The Origins of Political Order: From Prehuman Times to the French Revolution by Francis Fukuyama (also Political Order and Political Decay: From the Industrial Revolution to the Globalisation of Democracy)
I did study political science for a while and Fukuyama was almost mandatory. This book essentially looks at how states come into being.


The Incurable Romantic: and Other Unsettling Revelations by Frank Tallis
This book contains case studies of therapy clients. It shows the thin line between love and insanity. Very fascinating.

The Drama of the Gifted Child by Alice Miller (also pretty much everything else from her)
My interest in Alice Miller is definitely influenced by my own childhood and very much shaped the way I see myself as a parent. Highly recommended.

Thinking, Fast and Slow by Daniel Kahnemann
A book about how our brain processes information in two distinct ways. Easy to read, lots of information and really helpful for daily life.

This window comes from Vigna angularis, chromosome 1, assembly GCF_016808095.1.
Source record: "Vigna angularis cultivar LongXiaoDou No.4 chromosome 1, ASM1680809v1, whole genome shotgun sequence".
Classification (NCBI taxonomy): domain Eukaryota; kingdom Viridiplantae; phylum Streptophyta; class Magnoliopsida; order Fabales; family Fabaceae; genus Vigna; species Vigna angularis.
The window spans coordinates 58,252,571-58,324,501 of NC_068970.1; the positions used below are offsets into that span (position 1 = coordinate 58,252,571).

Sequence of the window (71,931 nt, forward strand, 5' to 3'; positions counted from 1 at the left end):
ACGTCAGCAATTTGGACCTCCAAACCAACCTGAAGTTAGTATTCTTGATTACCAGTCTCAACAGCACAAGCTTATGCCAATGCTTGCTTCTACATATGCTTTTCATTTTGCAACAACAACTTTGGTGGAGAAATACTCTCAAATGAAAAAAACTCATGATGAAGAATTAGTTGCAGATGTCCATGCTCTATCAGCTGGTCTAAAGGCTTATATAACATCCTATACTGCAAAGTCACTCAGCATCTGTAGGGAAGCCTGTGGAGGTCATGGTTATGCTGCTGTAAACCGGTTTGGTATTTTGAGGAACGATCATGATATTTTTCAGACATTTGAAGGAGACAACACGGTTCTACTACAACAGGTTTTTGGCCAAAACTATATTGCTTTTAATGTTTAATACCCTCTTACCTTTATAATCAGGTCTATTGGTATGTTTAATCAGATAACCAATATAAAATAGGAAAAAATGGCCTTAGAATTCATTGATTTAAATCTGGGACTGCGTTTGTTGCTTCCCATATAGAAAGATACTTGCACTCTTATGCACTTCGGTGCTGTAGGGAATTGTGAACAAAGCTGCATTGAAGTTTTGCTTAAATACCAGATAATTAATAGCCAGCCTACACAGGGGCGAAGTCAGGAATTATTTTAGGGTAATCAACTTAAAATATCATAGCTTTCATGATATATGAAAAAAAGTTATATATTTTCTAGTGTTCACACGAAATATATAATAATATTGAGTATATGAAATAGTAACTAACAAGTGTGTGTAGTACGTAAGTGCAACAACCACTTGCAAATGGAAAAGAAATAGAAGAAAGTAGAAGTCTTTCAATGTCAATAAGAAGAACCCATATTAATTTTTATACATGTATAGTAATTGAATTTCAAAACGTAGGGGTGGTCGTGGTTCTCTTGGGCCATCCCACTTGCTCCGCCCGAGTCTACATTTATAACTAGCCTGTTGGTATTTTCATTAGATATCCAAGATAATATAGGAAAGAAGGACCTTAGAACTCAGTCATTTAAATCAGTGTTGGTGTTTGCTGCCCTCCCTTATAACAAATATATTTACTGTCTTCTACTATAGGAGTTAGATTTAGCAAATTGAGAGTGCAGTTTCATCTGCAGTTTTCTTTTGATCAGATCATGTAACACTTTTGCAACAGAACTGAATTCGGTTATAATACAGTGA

12 Rules for Life: An Antidote to Chaos by Jordan B. Peterson
I am aware that the author seems to polarize people but I did not get this from the book. It is actually written with lots of compassion. I was surprised. I think it’s best to ignore what social media says about Peterson and make up your own mind. You can still disagree (I did with a few chapters) but it made me think about a few things. That’s important.

Why Buddhism is True: The Science and Philosophy of Meditation and Enlightenment by Robert Wright
I have never been a spiritual person but I was always fascinated by Buddhism. This book looks at the astonishing ideas the Buddhists had about our brain and psyche.


The Norm Chronicles: Stories and numbers about danger by Michael Blastland and David Spiegelhalter